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|Title:||Overlapping itineraries through arts: constructing and reconstructing an urban image|
|Abstract:||The urban image of a city relies both in real and imaginary constructions and reconstructions embedded in diverse cultural manifestations such as architecture, literature, cinema, photography and visual arts. There are places and spaces that dwell somewhere between reality and imagination as extensions of filmic fictions, particularly in cities like New York and Venice. Accordingly, the literary universe itself comes to the definition of places like the London of Dickens, kafkian Prague or Joice’s Dublin, relating specific features of these authors and their works with cities they described in a particular way. “The City that Never Sleeps”, “The City of Light” or “The Eternal City”, just to mention some, belong to the collective memory beyond their physical experience and the reality of vision. Thus, the experience of a place is simultaneously framed by the spaces we actually know and experienced elsewhere, as well as by the hunting and recollection of other’s personal experiences, that is, by looking at something through someone else’s eyes, building up an imagetic memory with spatiotemporal depth. In line with Maurice Halbwachs, a memory is always a memory of memory, and it is that memory that defines the image of a city. This paper focus the ways to on the explore the heterotopic nature of the city of Lisbon through the image conveyed by key figures and events of Portuguese culture, and their role in shaping its urban character. The syllabus of the course established urban itineraries that were organized in four blocks named as following: “Architectural Promenades”, “Cinematographic Viewpoints”, “Stage Mappings in Literature” and “Artistic Spatial Narrations”. Each explored different creative interpretations of the city and specific conditions of the urban through different artistic formats highlighting qualities and identities and therefore overlapping disparate realities. The aim was to develop an historical imagination, to see events and issues in their contemporary setting through different interpretations, rather than relying on current hermetic descriptions. By migrating from one interpretation to another that could, sometimes, meet and interfere, students were supposed to hold in their possession a collection of perceptual and personal images, from which to draw their own urban map of the city through a graphic or written piece developed from processes of association, a kind of psychogeography as formulated by the Situationist International. The conceptual conception stemmed from speculative, plural and fragmented interpretations sets the stage for multiple relational processes with a existence of its own, beyond its original setting, allowing an understanding of the real both as tangible and fictional, and the creation of “another real”, more complex and personal derived from mutual interactions of real and mental sites implying subtle associations by means of mnemonic processes of collage. Accordingly, this paper aims to relate the discussion with a broader theoretical reflection on how representation can be understood not as an autonomous feature but rather as a potential device to (re)transform reality and anticipate the future.|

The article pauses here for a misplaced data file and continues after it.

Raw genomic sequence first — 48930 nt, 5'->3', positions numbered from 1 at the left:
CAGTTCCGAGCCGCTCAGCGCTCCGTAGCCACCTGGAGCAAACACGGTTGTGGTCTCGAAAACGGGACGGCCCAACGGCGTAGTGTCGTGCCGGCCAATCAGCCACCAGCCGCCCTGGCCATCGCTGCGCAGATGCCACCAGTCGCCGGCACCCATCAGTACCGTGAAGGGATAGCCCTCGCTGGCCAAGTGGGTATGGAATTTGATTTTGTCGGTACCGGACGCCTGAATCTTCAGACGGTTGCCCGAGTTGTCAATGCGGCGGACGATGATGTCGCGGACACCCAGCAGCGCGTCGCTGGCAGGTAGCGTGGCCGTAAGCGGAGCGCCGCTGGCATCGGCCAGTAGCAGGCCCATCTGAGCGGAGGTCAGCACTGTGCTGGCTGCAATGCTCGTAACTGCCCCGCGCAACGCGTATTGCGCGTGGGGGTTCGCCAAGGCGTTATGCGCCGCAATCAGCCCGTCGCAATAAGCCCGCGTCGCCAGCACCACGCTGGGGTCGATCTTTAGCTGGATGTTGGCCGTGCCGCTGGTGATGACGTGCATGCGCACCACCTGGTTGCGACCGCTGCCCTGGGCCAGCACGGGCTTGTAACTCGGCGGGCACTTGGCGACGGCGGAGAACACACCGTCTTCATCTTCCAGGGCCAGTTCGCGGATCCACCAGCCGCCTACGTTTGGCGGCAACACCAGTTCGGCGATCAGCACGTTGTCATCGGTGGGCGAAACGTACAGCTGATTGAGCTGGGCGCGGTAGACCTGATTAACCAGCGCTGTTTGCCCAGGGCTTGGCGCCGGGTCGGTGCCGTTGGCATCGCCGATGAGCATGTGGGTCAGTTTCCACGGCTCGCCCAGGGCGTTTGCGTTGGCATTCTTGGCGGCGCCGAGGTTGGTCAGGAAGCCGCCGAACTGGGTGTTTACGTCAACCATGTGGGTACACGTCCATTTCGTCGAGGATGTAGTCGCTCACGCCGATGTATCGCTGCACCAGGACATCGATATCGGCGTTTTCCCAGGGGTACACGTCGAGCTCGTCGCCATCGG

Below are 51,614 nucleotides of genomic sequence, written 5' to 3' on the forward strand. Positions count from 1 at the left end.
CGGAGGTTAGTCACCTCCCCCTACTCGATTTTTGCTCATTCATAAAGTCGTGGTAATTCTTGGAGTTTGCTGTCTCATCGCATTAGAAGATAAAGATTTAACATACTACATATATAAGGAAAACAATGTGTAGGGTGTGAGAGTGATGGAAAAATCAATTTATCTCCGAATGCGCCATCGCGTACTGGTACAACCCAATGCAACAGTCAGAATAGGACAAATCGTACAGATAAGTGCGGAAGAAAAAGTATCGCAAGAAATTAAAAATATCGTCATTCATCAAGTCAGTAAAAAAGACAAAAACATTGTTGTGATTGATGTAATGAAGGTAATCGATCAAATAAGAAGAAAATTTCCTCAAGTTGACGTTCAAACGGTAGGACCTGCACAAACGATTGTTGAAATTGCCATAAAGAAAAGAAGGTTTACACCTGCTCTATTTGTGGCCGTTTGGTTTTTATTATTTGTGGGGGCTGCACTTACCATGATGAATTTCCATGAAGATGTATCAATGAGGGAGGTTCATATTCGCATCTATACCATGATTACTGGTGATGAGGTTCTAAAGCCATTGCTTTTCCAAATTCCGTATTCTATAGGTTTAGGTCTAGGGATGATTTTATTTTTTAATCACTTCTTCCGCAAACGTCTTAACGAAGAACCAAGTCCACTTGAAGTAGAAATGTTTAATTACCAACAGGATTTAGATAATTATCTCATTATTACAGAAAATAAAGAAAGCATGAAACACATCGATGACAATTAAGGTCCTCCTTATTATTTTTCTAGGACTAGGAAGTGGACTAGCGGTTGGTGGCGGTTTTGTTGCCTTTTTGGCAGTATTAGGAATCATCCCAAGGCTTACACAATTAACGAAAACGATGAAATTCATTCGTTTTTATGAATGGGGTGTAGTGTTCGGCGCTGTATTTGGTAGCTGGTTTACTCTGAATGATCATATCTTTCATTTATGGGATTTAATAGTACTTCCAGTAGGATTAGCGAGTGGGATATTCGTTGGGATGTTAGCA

|Appears in Collections:||DAU-CRI - Comunicações a Conferências Internacionais|
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